Hon. Members, it is evident that we do not have a quorum. Therefore, I order the Bell to be rung.
Order, Members! We now have the requisite quorum. Therefore, we will begin our business.
Hon. Cecilia, you have a balance of 27 minutes but if you can take fewer minutes, more hon. Members will contribute to this particular Bill.
Thank you very much, Hon. Temporary Deputy Speaker. This Bill provides for the regulation of the practice, as well as the standards, of engineering technologists and technicians. It also provides for the powers, composition and functions of engineering technologists and technicians. The prevailing situation in Kenya is such that there is no other law or Act that regulates the engineering profession. Many of us are aware that the Engineering Act created the Engineering Board of Kenya, which regulates the engineers. Just for information, it is good to note that the engineering profession is categorized into several cadres. We have professional engineers such as civil, electrical and mechanical. Then we have the engineering technologists and technicians. We also have a category known as the operators. They are the artisans and the crafts persons. The electronic version of the Official Hansard Report is for information purposesonly. A certified version of this Report can be obtained from the Hansard Editor.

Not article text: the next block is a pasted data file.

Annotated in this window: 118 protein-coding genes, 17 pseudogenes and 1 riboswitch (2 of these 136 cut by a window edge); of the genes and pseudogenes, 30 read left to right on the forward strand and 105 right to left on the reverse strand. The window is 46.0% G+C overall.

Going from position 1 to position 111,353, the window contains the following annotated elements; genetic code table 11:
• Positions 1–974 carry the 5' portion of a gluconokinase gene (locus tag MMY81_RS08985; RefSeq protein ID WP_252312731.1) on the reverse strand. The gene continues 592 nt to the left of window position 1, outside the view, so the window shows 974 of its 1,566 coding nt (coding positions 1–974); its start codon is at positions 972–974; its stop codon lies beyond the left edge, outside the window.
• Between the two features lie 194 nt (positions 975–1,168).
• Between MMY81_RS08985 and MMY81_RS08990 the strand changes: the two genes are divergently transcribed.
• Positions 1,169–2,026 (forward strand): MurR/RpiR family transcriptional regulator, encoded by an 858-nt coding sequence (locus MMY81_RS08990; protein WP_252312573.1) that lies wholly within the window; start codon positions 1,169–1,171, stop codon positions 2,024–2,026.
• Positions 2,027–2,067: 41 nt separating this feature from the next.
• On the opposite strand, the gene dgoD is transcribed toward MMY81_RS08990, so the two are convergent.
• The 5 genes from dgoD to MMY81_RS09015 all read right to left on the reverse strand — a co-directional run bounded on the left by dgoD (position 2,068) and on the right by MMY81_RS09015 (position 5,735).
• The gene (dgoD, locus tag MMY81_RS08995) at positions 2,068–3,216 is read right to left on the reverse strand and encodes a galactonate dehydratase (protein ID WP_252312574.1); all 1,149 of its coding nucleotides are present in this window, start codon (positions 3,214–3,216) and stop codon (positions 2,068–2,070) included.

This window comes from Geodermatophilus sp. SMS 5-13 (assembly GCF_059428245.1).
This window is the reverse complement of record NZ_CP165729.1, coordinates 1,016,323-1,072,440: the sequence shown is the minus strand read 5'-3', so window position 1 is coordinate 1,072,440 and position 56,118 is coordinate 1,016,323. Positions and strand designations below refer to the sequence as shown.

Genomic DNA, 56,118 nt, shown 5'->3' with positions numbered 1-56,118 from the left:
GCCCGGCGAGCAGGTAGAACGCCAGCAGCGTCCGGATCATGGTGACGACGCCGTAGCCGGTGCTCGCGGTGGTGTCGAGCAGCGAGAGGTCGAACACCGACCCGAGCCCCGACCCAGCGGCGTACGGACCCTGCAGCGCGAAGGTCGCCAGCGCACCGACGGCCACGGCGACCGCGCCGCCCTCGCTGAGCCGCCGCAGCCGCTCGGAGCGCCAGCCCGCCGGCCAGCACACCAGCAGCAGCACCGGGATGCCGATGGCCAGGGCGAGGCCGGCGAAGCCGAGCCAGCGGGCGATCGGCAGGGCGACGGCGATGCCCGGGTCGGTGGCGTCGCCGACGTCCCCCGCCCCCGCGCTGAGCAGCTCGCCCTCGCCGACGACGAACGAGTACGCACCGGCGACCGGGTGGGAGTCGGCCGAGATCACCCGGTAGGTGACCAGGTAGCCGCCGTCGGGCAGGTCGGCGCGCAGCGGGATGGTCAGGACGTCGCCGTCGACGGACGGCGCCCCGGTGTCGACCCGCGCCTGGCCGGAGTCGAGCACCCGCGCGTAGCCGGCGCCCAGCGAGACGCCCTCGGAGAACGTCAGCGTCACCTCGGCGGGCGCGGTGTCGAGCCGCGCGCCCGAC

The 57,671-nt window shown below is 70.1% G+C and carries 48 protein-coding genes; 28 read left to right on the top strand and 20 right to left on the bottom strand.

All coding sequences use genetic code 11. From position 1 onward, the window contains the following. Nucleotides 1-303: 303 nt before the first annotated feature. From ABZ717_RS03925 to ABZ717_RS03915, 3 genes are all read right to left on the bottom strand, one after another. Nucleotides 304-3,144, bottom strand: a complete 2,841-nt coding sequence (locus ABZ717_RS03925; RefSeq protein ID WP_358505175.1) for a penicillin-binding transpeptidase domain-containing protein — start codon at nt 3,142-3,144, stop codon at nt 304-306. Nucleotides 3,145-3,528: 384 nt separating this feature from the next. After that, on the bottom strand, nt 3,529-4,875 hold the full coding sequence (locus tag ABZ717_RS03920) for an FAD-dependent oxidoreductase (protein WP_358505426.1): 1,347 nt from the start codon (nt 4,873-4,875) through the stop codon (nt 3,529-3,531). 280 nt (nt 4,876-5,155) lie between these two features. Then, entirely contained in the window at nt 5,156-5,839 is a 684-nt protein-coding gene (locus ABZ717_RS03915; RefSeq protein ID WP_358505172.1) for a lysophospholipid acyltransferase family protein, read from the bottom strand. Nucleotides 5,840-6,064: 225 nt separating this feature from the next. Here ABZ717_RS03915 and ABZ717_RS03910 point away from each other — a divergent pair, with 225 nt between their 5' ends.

While engineers, who form a sub-sector of the engineering profession, are regulated through the Engineers Act by the Engineers Board of Kenya, the engineering technologists and technicians remain unregulated and yet, those different cadres work closely together. Just to expound further on how those professions relate to one another, engineers, for example, are designers. They can, for example, design a phone and state its measurements. Then the technologists will come in to put that design into a physical object. When that physical object needs some repair, the technician comes in to repair. So, they work together and they are closely related. It is also good to note that prior to 2011 before the Engineers Act was repealed, it had a small clause that acknowledged technicians with a Higher National Diploma from Kenya Polytechnic and equivalent institutions. When that Act was amended in 2012, that section was deleted, thus leaving out the engineering technologists and technicians. Therefore, I decided to bring this Bill because as we all know that it is best practice to regulate professional bodies. In Kenya, we have more than 19 professional bodies which have their regulatory bodies. One reason why we need to regulate professions is to promote public welfare by safeguarding health and property. I want you to reflect on the several scenarios that we have seen. Houses have been collapsing and killing people. Of course, property is being lost. Once the architects have done their work, when it comes to the real building, since the contractor will want to construct at the minimal cost, he will hire those who have learnt masonry and carpentry on the job without necessarily having the requisite professional competences or skills. Therefore, those people do not stick to the standards that are required. When such a building collapses, you cannot sue anyone. The architect will say that he did his part, he drew the design very well and it is up to the person who was constructing. Secondly, this is also to protect the public from exploitation. Those who are employed in the building industry are really exploited. Graduates from our youth polytechnics and vocational centres will be recognized as having that particular skill and instead of being paid Ksh250 per day, they will get their rightful payment according to the standards that are expected. For example, Kshs1,000 per day as per the regulations. This also provides for uniformity in content and practice. How will you know the standards that are required if there is no specialised body to determine the standards and the quality of work that is to be done? Therefore, the profession can be regulated if it has a distinct area of practice. In this case, we all know the education system has been reformed. We have two pathways and one can choose to take the academic pathway or the technical education pathway. So, since this has a significant training in education, it looks into the competence of every member before they are registered. That means that if you are looking for a mason or a carpenter, you will be told the kind of qualifications they should have. Professional associations come in to set qualifications and competency standards for its members. As I speak, comparatively, if we look at the global practice, many countries have adopted this system where the various cadres are registered separately. For example, Canada, United Kingdom, United States of America (USA), Malaysia and South Africa have different registers for engineers, engineering technologists and engineering technicians. For example, Nigeria has a council which is an umbrella body and below it, there are separate regulatory bodies for the separate cadres of engineers. In Kenya, we have similar situations. I can cite the medical profession which has even gone down to break it further. While in engineering we can term this as regulating the profession, The electronic version of the Official Hansard Report is for information purposesonly. A certified version of this Report can be obtained from the Hansard Editor.